By: Kaspersky Américas on 01/06/2015
Cyberbullying, bullying that takes place using digital technology, has become a serious issue. A recent study showed that every fourth child aged between 12 and 17 has experienced cyberbullying in one form or another.* The consequences can be serious: children may become withdrawn and secretive, their schoolwork may suffer and they may become aggressive, depressed or even prone to self-harm.
Although the Internet is a virtual network, not all of its threats can be handled using computer technology alone. Some threats, such as cyberbullying, cannot simply be stopped or prohibited. While children can’t always be shielded from this threat, steps can be taken to raise awareness of the problem and help victims of cyberbullying. Kaspersky Lab has worked with child psychologists from across the globe to put together recommendations for how to support a victim of online bullying.
Lisa Wright, co-founder of anti-cyberbullying educational initiative Webiket, provides the following guidance on how to deal with cyberbullying: “Remember that establishing trust and engaging in a heart-to-heart conversation early on is the first step towards dealing with a cyberbullying situation. An ongoing approach of assessing the situation and devising strategies to deal with both the cyberbullying problem and your child’s emotional state, must follow.”
- Be supportive and accepting. At this stage, the child needs to hear that no matter what happens, you will be there to support them.
- Do not play down the incident. Let the child know that you understand the seriousness of the situation and that their pain is justified.
- Genuine empathy is crucial. It is important that the child understands that you feel what they feel. Emphasize that you are there to listen.
- Let the child take the lead and tell you about the situation in their own words. It is important that they offload this burden themselves.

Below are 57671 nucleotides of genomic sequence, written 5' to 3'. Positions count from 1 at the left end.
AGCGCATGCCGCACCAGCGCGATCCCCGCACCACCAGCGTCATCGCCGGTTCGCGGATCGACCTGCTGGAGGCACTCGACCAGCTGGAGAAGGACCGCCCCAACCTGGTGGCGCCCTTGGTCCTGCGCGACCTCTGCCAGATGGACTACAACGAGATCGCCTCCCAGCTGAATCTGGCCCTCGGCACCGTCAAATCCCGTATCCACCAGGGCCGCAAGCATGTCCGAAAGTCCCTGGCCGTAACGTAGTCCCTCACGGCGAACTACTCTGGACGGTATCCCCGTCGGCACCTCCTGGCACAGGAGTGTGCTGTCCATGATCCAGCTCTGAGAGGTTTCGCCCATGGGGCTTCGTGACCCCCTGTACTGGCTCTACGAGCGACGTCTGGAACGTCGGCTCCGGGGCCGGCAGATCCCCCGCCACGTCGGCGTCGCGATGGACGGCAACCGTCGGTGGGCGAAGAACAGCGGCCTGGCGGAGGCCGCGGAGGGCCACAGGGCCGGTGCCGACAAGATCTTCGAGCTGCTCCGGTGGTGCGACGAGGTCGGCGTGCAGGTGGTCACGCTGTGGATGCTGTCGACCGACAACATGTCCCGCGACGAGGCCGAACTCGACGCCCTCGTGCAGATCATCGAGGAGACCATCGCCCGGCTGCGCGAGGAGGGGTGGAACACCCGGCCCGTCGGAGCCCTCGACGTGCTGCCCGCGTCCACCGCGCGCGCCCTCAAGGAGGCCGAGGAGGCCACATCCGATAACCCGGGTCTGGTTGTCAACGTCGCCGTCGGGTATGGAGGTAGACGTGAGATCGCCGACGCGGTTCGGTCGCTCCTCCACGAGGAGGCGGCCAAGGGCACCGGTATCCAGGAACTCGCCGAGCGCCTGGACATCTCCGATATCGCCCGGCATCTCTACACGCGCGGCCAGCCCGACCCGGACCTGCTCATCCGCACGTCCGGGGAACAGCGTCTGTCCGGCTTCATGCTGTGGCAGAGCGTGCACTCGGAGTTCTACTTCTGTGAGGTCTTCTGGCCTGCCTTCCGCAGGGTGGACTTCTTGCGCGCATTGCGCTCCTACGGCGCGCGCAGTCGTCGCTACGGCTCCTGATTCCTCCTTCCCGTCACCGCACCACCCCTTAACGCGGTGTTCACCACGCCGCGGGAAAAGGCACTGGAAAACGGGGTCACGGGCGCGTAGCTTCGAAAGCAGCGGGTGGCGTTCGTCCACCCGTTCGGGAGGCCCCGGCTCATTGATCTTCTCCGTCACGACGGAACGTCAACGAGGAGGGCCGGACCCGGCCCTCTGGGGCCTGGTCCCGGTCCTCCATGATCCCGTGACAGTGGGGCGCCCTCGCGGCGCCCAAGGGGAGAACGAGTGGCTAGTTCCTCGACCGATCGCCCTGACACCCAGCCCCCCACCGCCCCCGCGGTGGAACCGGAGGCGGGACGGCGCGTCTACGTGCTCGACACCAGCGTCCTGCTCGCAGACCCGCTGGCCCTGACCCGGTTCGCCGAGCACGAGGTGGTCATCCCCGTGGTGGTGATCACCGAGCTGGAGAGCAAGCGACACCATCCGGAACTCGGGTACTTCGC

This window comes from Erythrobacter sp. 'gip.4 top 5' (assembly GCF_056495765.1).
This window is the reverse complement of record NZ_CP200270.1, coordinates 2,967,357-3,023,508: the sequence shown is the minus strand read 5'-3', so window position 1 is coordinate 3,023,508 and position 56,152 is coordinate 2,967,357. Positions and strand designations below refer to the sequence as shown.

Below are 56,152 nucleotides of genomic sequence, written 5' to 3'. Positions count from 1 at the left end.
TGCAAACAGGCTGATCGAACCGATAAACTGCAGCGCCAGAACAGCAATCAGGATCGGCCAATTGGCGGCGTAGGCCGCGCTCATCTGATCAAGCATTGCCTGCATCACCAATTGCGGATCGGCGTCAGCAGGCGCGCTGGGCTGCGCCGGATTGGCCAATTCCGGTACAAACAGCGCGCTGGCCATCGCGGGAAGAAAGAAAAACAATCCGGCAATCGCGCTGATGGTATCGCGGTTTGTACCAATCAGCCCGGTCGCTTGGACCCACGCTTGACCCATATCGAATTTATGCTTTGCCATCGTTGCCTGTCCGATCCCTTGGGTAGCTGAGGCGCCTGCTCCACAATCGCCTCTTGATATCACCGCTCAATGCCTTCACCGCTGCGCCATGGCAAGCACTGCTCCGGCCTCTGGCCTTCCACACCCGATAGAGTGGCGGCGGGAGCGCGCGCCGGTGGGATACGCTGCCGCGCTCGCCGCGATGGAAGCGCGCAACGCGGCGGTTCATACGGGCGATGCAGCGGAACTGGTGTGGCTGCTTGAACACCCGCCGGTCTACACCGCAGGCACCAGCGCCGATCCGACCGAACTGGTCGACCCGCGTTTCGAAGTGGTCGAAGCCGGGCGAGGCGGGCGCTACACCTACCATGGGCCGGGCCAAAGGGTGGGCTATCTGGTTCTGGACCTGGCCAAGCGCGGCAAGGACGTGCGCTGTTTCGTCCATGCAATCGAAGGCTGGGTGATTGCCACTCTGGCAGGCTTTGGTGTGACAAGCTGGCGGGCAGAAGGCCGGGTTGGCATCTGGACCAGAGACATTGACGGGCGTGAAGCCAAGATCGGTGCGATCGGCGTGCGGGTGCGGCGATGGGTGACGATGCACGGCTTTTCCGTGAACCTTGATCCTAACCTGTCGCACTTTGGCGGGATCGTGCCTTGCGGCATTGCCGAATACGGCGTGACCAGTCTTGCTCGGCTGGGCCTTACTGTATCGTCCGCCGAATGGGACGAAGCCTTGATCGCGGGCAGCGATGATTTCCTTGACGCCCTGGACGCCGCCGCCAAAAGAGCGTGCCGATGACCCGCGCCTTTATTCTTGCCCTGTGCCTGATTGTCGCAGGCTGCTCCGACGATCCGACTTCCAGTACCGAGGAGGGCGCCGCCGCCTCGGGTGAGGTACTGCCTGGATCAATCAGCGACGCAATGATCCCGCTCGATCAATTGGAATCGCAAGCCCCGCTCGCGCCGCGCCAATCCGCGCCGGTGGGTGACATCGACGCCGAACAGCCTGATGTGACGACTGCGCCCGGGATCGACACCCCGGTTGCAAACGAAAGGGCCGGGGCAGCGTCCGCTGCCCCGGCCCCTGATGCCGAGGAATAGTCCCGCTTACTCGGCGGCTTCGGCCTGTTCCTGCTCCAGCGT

Summarizing the guidelines, Caron Mullen, MSc, Cyber Psychologist stated: “Cyberbullying is a complex issue that requires a multi-faceted approach. A strategy to support the child's emotional state is very important. In the short-term, there are practical tips to help a child through the worst moments in a positive way without resorting to actions that may exacerbate the problem. The long-term objective is to help build the child's resilience, enabling them to cope with problematic social experiences without psychological harm. But the first and most important step is for the parent to gain the child's trust so the burden can be shared, and together, they can work on developing a plan of action to deal with the situation."
While discussing the problem, Alexander Erofeev, Chief Marketing Officer at Kaspersky Lab said, "Words – sincere words of love and support – can help. This is the main point that we want to make in our fight against cyberbullying. And this is not just our opinion: it is shared by many psychologists worldwide who are involved in our campaign. Cyberbullying exists wherever there is Internet access – and this means no less than the entire globe. So, we want parents across the world to know how to properly handle this problem."
As part of the campaign against cyberbullying, Kaspersky Lab has launched a new interactive portal Words Can Save that contains information about the issue and guides parents through indirect signs of cyberbullying in their children. The portal helps parents understand how important it is to be close to children and support them with the right words.
*Source: NetChildrenGoMobile statistics